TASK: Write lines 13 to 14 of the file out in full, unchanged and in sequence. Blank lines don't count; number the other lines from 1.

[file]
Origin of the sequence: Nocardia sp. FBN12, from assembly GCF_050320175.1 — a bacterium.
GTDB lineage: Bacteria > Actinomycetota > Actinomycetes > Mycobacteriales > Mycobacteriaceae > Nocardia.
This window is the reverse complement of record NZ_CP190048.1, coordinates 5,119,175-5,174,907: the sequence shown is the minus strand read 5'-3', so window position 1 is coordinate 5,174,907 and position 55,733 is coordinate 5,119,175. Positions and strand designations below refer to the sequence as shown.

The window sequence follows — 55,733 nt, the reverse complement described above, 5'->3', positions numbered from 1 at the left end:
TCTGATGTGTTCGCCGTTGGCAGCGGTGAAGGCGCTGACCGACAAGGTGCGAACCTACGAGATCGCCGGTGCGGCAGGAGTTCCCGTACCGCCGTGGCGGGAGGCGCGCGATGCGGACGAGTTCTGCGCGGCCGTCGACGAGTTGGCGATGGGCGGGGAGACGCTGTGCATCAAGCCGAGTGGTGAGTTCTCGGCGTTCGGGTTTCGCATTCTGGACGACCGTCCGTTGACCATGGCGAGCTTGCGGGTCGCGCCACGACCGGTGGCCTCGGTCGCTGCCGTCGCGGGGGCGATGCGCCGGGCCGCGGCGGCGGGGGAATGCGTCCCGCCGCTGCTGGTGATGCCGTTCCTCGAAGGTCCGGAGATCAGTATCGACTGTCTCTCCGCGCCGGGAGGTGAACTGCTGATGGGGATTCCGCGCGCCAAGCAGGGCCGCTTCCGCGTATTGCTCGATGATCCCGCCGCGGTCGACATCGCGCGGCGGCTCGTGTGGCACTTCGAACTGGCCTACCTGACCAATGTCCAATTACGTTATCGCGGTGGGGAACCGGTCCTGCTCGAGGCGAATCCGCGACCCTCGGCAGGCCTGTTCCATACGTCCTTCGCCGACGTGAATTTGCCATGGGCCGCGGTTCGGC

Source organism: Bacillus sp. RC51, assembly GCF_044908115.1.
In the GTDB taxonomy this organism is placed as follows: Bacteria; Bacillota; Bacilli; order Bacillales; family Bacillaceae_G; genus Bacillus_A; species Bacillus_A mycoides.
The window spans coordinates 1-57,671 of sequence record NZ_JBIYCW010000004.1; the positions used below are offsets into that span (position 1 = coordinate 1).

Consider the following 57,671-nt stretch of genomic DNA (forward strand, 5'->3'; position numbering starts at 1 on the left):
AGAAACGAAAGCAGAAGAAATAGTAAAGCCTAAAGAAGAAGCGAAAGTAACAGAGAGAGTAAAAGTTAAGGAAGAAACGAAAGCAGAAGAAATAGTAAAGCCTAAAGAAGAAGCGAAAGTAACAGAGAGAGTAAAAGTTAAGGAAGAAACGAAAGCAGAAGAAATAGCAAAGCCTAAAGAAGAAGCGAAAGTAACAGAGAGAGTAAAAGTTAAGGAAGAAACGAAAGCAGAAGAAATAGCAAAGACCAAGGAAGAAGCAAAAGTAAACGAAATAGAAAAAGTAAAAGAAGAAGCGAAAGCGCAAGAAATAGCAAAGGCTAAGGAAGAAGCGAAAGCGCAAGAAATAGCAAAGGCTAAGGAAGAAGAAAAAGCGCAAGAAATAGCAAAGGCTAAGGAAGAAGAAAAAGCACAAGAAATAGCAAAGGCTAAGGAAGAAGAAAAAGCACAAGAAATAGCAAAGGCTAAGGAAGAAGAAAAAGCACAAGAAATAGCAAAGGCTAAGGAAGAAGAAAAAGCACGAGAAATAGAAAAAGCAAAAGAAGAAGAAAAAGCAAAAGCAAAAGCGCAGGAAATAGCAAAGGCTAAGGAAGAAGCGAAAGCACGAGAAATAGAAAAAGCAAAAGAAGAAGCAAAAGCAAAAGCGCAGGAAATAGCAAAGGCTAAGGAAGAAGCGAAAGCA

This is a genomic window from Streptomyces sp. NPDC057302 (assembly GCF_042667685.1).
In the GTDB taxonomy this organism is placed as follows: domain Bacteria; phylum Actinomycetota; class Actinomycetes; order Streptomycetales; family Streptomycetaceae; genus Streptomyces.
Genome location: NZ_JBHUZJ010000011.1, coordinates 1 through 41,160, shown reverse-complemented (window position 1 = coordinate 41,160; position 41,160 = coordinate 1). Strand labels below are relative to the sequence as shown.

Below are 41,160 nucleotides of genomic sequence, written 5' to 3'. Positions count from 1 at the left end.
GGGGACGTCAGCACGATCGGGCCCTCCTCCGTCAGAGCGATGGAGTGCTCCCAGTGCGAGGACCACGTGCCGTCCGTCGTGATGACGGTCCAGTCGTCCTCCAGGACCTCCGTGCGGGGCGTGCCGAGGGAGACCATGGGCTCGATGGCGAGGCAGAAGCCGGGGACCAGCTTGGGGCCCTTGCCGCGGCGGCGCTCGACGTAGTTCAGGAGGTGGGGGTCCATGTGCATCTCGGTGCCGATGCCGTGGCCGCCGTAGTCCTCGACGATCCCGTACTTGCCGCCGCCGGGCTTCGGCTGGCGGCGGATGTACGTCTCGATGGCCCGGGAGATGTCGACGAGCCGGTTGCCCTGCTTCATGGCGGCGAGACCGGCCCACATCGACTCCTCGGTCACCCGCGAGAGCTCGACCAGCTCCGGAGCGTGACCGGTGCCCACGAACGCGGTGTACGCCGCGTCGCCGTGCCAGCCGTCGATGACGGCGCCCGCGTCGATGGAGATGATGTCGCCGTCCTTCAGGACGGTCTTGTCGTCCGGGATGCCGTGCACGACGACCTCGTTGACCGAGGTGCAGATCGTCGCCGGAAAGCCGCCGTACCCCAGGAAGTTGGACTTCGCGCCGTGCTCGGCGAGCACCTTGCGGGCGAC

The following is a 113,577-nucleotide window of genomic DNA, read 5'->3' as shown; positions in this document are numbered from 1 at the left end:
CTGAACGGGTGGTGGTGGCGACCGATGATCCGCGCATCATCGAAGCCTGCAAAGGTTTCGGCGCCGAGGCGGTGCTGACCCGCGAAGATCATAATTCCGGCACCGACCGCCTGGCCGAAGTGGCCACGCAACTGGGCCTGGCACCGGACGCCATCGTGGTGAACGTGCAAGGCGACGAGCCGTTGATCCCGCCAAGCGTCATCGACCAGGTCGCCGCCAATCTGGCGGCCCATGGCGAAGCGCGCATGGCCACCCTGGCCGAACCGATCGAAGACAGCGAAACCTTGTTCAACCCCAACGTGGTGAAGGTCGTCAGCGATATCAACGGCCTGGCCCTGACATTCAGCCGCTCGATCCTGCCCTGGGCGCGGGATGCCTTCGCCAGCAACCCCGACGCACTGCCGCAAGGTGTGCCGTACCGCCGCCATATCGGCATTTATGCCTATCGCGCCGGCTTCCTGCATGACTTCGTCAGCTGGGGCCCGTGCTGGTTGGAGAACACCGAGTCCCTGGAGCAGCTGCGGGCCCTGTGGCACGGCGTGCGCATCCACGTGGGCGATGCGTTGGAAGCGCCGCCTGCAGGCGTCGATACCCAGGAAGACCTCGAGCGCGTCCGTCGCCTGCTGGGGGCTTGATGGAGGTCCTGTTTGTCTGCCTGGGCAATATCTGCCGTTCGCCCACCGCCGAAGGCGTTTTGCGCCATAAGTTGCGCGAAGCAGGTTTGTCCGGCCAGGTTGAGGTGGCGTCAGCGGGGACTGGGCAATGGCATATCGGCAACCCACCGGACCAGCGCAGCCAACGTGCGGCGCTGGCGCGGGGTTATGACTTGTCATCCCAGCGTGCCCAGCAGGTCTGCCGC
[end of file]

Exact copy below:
Genome location: NZ_JBHUZJ010000011.1, coordinates 1 through 41,160, shown reverse-complemented (window position 1 = coordinate 41,160; position 41,160 = coordinate 1). Strand labels below are relative to the sequence as shown.

Below are 41,160 nucleotides of genomic sequence, written 5' to 3'. Positions count from 1 at the left end.